From the standpoint of explaining spinors, the usual mathematical concept is that they are a mapping of space-time onto some kind of extended manifold. Often you get into principal fibre bundles and structures of that nature. In a sense, spinors are a way to represent and transmit the symmetries of the physical situation.

Heh. But that is as far as I got in that area of study. I still remember the point at which my brain's circuit breakers tripped. It was when we started studying "Lie algebra valued one-forms."

3. Feb 17, 2015

### stevendaryl

Staff Emeritus
Well, it's very different in nature than the geometric definition of "vector" and "1-form".

4. Feb 17, 2015

### Ben Niehoff

How much do you understand about the geometrical meaning of spinors in flat space? That would help before you go putting them on curved spaces.

E.g., if I give you a 2-component spinor in $\mathbb{R}^3$, say

$$\begin{pmatrix} \xi \\ \zeta \end{pmatrix}$$
can you tell me which direction it points, and how it is "rotated" by the action of $SU(2) \sim \mathrm{Spin}(3)$? That would be a start.

5. Feb 17, 2015

### dextercioby

There was an entire 2-volume book written about spinors in space-time by Penrose and Rindler, but I'd go with Wald, Chapter 13 anytime.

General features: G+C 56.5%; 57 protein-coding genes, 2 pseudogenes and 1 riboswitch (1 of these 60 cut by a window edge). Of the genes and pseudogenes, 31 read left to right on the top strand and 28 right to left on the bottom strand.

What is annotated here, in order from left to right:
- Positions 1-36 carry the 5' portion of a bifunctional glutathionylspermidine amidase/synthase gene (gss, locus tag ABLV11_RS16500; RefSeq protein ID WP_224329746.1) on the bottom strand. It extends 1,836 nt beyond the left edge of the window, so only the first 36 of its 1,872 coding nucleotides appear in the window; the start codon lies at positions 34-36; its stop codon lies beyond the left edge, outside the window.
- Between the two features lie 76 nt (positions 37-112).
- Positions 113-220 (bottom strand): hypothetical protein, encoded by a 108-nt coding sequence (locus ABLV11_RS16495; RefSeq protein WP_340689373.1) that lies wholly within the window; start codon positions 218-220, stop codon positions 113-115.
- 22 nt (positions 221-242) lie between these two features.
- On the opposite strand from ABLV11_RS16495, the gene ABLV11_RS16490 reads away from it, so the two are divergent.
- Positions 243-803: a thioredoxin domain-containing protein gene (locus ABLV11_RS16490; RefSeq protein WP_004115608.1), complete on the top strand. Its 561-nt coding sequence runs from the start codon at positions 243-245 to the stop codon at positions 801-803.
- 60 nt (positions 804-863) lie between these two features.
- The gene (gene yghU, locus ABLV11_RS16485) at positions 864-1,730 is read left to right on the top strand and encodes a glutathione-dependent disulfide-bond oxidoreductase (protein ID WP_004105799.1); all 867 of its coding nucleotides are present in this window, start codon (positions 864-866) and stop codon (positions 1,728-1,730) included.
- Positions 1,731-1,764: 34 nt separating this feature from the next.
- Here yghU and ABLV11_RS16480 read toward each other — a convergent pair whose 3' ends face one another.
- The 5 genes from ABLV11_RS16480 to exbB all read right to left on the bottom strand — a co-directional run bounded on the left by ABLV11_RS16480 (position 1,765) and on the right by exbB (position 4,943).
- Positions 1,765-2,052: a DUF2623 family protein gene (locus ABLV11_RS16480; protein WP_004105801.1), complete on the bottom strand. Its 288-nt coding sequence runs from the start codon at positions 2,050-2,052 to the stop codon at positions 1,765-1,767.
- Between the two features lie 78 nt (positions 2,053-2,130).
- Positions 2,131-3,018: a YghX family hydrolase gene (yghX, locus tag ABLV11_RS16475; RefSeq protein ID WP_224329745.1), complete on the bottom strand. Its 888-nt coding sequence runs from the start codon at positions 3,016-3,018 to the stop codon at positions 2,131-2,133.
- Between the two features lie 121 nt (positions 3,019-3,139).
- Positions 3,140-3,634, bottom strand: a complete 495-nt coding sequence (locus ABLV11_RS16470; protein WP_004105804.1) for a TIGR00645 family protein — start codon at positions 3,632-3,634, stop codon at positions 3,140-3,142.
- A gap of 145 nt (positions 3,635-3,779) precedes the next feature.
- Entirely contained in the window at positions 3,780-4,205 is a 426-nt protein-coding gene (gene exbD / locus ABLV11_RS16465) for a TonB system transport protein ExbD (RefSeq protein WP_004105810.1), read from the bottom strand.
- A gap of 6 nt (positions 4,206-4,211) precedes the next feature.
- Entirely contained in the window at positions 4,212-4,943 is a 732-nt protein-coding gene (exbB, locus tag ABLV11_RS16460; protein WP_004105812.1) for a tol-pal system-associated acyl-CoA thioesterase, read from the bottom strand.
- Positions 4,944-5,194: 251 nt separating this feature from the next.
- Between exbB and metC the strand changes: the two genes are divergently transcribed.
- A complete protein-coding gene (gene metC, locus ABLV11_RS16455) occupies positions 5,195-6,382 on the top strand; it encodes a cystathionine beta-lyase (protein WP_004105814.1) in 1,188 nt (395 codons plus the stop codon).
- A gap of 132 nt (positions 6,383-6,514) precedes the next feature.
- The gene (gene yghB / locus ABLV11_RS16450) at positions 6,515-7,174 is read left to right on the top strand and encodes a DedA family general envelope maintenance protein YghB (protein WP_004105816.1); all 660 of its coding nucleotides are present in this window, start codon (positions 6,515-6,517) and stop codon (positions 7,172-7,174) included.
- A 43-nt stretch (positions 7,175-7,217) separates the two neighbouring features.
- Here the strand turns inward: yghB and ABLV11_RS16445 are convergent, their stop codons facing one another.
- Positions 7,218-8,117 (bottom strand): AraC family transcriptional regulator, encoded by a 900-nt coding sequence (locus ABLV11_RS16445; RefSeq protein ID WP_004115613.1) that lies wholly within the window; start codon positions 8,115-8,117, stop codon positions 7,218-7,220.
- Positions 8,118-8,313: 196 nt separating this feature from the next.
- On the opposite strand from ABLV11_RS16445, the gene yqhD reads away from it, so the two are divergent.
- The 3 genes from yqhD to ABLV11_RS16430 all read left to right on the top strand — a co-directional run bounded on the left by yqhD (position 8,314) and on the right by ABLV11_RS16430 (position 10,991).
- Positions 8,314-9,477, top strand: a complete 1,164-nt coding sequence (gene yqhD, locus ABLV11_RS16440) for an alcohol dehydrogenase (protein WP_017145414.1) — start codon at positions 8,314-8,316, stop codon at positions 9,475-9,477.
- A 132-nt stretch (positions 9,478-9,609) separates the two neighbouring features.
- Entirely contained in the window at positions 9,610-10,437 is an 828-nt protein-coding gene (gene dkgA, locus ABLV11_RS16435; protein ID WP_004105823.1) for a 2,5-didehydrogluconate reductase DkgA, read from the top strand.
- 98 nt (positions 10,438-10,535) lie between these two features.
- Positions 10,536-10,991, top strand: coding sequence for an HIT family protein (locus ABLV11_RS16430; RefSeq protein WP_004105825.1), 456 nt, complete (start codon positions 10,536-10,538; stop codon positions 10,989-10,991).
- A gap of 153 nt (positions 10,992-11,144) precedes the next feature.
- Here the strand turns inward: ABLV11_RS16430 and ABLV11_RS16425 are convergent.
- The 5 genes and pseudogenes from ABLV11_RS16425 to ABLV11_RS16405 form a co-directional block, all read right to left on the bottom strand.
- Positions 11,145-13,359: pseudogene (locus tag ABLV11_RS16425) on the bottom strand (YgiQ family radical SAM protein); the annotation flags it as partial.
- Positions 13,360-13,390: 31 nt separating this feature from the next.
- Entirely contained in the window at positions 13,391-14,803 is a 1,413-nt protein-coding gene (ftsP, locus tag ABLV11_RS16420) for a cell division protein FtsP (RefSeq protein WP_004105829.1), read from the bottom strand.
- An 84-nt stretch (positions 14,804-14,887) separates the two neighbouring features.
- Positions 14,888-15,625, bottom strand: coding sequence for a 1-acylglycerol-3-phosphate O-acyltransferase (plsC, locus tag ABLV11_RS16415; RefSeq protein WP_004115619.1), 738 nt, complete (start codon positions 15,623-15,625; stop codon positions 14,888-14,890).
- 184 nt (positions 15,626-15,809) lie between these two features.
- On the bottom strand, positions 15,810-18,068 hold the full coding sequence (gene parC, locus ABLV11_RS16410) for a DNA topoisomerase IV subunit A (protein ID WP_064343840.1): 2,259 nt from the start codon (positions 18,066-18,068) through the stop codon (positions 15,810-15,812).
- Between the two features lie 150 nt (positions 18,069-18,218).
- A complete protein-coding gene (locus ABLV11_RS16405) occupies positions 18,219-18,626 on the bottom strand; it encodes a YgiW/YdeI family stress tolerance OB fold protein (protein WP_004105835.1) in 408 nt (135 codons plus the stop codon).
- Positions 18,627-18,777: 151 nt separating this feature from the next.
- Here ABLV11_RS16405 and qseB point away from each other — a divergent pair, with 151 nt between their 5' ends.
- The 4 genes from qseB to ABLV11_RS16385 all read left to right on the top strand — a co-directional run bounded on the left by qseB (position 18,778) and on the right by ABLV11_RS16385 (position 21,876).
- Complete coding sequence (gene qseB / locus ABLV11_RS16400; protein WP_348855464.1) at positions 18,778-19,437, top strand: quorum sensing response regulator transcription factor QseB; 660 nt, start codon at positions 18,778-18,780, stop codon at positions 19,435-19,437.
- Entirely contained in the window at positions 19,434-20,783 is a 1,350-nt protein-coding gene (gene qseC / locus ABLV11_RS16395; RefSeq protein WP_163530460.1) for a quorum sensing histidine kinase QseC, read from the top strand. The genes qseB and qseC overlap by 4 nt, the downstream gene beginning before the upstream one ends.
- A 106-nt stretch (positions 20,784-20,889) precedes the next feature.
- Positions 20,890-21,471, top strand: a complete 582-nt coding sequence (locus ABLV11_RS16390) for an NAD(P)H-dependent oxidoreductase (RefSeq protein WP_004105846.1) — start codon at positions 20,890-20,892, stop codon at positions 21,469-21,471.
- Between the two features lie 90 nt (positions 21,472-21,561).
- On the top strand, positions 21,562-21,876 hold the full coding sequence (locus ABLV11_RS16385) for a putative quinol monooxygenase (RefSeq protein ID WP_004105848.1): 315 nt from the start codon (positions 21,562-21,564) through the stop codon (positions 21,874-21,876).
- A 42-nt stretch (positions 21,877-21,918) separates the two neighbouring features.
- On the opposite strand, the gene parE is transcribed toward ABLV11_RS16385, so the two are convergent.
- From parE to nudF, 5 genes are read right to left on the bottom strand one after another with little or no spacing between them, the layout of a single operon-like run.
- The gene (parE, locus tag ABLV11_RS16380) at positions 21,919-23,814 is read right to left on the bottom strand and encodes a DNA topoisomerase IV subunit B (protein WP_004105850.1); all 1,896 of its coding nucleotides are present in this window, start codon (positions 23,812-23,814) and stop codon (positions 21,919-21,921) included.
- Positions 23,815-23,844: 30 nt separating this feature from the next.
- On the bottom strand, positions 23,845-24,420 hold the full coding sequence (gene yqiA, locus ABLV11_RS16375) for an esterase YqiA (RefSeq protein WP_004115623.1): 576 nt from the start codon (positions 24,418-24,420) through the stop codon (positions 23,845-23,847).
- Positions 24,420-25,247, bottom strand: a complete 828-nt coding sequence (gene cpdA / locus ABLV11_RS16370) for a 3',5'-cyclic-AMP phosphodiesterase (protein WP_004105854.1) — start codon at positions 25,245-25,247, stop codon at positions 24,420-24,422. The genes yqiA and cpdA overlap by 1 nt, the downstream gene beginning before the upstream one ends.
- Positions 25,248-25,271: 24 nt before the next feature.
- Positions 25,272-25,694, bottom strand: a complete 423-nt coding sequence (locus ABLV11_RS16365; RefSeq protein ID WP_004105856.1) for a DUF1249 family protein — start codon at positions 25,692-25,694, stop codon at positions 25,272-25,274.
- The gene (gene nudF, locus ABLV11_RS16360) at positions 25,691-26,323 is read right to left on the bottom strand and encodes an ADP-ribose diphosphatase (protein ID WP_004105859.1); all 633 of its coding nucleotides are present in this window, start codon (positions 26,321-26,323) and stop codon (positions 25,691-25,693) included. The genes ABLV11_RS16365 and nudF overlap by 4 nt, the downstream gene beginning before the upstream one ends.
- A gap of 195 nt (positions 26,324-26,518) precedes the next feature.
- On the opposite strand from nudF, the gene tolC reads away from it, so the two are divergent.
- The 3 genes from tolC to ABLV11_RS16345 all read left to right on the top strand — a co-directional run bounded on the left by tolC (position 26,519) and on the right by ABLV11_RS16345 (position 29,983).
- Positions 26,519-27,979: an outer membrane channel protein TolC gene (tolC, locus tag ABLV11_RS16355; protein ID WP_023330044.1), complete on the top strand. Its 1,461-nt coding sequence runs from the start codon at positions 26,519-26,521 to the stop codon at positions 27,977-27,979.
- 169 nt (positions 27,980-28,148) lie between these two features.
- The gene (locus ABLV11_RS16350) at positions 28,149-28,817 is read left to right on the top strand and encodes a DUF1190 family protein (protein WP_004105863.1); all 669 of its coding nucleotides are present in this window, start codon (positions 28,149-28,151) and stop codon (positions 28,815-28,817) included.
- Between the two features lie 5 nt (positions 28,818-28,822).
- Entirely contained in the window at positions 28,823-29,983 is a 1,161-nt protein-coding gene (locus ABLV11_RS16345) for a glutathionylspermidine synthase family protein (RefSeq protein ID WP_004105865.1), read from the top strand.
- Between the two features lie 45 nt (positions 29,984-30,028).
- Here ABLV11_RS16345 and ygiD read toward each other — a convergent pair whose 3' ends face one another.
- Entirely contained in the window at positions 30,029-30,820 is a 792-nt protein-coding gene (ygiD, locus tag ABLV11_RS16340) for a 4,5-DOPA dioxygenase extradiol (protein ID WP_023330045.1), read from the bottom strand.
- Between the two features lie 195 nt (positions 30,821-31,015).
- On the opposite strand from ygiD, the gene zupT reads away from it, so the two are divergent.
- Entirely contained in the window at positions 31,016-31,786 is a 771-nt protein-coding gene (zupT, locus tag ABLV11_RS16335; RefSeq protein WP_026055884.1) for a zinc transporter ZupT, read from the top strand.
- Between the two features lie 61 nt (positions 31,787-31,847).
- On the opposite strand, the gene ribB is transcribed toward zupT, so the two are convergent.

6. Feb 17, 2015

### stevendaryl

Staff Emeritus
Well, there is a canonical way, using Pauli matrices, to convert a two-component spinor into a vector representing the way that it "points":

$\psi = \left( \begin{array}\\ \xi \\ \zeta \end{array} \right)$

$\psi^\dagger = \left( \begin{array}\\ \xi^* & \zeta^* \end{array} \right)$

$\psi \psi^\dagger = \left( \begin{array}\\ |\xi|^2 & \xi \zeta^* \\ \xi^* \zeta & |\zeta|^2 \end{array} \right)$

Then you write $\psi \psi^\dagger = \frac{1}{2}(1 + \hat{r} \cdot \vec{\sigma})$, where $\hat{r}$ is a unit vector in the direction the spin is "pointing".
Working all this out gives the following relationships between $\xi, \zeta$ and the usual spherical angles $\theta$ and $\phi$:

$\xi = cos(\frac{\theta}{2}) e^{-i \frac{\phi}{2}}$
$\zeta = sin(\frac{\theta}{2}) e^{+i \frac{\phi}{2}}$